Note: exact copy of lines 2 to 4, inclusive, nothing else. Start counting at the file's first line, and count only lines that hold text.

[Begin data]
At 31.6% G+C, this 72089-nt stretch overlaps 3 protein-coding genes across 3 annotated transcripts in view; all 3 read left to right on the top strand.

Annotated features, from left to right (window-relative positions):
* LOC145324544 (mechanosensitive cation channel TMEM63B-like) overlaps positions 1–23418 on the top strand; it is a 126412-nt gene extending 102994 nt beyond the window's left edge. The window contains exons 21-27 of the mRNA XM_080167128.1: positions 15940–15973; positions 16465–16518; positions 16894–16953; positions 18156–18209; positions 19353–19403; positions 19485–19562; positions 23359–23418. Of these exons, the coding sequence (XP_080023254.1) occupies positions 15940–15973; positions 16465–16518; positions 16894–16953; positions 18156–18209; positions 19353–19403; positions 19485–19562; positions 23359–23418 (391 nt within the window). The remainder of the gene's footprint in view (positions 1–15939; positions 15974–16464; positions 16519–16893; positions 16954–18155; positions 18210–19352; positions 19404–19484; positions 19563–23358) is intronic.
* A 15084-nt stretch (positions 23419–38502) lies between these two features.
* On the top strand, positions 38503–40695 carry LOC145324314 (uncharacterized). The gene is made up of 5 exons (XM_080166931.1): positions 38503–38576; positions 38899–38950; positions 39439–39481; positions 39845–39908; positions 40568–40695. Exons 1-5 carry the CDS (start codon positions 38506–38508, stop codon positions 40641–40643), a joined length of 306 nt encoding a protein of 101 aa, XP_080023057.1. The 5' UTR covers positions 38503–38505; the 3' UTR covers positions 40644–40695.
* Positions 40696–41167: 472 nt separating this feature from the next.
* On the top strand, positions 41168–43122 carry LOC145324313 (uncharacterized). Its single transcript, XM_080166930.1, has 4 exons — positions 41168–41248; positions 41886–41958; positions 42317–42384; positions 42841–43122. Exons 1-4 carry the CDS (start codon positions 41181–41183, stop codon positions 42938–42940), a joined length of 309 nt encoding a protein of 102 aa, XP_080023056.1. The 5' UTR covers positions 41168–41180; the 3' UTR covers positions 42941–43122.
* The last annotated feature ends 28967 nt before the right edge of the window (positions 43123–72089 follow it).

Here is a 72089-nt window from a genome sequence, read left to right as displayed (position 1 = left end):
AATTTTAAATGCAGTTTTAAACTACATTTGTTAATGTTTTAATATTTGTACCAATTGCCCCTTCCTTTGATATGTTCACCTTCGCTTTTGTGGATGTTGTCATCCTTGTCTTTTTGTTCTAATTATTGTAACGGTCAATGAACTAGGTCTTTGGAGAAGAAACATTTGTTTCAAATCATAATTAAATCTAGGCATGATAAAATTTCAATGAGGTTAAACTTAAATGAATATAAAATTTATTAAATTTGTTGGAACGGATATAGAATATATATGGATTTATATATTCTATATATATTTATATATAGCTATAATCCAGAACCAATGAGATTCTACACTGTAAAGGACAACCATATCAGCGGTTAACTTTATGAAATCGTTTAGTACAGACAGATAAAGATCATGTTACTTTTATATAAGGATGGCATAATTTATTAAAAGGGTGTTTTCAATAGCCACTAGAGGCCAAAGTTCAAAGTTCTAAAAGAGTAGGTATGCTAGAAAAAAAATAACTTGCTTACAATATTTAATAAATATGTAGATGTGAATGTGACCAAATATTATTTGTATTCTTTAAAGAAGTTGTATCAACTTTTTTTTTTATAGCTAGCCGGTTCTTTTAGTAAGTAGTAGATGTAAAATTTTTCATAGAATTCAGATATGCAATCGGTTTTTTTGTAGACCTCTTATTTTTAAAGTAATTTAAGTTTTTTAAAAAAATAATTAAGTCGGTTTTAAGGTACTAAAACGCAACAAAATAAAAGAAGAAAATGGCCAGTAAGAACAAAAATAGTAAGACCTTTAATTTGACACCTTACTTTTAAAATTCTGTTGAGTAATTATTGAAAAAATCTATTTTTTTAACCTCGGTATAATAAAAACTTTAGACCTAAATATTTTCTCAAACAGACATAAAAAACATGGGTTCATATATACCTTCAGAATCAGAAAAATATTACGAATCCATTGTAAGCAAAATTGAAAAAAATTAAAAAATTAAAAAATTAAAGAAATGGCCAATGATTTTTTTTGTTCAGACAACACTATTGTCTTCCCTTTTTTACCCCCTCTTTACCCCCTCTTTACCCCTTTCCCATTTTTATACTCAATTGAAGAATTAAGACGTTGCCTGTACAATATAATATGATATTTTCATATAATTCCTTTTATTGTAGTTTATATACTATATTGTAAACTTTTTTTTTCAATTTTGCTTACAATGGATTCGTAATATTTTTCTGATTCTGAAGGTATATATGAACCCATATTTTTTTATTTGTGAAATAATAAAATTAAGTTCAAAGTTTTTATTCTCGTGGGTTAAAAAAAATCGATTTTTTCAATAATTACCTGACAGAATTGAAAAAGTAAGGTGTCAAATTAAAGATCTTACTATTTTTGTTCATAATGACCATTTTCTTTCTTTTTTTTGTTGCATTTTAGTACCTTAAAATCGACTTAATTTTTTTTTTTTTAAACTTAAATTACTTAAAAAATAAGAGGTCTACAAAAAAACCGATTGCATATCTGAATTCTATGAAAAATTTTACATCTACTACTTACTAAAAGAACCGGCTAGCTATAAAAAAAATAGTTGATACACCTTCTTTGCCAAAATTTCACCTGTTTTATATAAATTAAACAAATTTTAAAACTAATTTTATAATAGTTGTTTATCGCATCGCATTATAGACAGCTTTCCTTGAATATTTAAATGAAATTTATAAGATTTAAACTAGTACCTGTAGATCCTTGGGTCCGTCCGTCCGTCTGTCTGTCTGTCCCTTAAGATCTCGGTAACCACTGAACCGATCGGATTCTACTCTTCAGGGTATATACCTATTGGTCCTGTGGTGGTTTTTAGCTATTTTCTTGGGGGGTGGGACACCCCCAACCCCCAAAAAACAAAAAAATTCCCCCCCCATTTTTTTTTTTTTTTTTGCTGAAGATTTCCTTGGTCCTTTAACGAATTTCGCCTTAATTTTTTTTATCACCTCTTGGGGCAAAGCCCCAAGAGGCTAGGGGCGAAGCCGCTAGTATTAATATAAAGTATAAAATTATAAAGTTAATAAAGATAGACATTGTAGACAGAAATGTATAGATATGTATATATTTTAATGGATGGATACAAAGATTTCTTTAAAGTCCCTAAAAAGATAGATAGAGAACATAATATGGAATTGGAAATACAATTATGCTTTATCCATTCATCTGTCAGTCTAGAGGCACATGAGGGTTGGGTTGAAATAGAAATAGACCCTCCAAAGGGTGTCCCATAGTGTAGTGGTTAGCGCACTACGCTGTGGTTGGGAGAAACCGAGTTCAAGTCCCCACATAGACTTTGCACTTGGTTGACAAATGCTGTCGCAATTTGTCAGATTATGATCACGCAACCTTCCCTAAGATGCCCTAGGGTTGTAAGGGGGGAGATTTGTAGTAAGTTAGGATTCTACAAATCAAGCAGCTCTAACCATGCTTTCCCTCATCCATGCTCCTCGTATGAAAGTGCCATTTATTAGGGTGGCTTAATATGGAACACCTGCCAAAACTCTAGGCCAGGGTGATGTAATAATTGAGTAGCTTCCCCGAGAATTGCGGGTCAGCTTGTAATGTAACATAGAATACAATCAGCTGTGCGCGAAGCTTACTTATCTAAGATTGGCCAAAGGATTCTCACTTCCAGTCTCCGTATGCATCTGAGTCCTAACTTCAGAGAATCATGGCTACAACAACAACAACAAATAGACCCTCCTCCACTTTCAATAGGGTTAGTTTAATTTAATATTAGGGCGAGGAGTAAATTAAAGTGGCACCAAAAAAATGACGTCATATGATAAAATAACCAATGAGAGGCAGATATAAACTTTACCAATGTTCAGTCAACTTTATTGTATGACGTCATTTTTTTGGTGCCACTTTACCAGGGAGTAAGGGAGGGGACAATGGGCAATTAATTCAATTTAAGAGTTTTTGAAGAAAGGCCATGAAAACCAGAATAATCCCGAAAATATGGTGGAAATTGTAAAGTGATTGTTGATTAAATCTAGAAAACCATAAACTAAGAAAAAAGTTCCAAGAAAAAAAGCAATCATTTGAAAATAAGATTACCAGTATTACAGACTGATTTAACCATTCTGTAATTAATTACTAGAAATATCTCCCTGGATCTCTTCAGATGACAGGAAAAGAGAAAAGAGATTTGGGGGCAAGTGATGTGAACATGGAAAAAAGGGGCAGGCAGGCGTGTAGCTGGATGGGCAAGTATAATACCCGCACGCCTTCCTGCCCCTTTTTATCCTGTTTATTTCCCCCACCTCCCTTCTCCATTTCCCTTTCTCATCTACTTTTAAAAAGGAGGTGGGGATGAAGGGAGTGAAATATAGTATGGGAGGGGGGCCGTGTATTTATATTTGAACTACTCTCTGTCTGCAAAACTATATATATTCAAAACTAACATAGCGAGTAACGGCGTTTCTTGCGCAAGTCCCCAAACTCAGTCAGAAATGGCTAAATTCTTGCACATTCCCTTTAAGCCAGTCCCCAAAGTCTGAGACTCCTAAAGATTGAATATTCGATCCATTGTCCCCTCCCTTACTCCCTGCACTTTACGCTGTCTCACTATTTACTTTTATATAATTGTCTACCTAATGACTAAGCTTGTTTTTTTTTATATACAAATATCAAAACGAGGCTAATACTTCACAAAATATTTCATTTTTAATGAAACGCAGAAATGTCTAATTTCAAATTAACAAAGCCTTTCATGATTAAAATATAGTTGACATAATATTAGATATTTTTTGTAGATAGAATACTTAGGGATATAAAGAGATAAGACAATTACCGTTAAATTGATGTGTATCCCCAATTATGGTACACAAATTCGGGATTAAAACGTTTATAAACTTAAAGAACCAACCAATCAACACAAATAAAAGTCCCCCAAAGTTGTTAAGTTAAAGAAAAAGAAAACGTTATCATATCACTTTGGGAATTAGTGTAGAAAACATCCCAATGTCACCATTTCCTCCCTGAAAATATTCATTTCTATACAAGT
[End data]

Annotated features, from left to right (window-relative positions):
* LOC145324544 (mechanosensitive cation channel TMEM63B-like) overlaps positions 1–23418 on the top strand; it is a 126412-nt gene extending 102994 nt beyond the window's left edge. The window contains exons 21-27 of the mRNA XM_080167128.1: positions 15940–15973; positions 16465–16518; positions 16894–16953; positions 18156–18209; positions 19353–19403; positions 19485–19562; positions 23359–23418. Of these exons, the coding sequence (XP_080023254.1) occupies positions 15940–15973; positions 16465–16518; positions 16894–16953; positions 18156–18209; positions 19353–19403; positions 19485–19562; positions 23359–23418 (391 nt within the window). The remainder of the gene's footprint in view (positions 1–15939; positions 15974–16464; positions 16519–16893; positions 16954–18155; positions 18210–19352; positions 19404–19484; positions 19563–23358) is intronic.
* A 15084-nt stretch (positions 23419–38502) lies between these two features.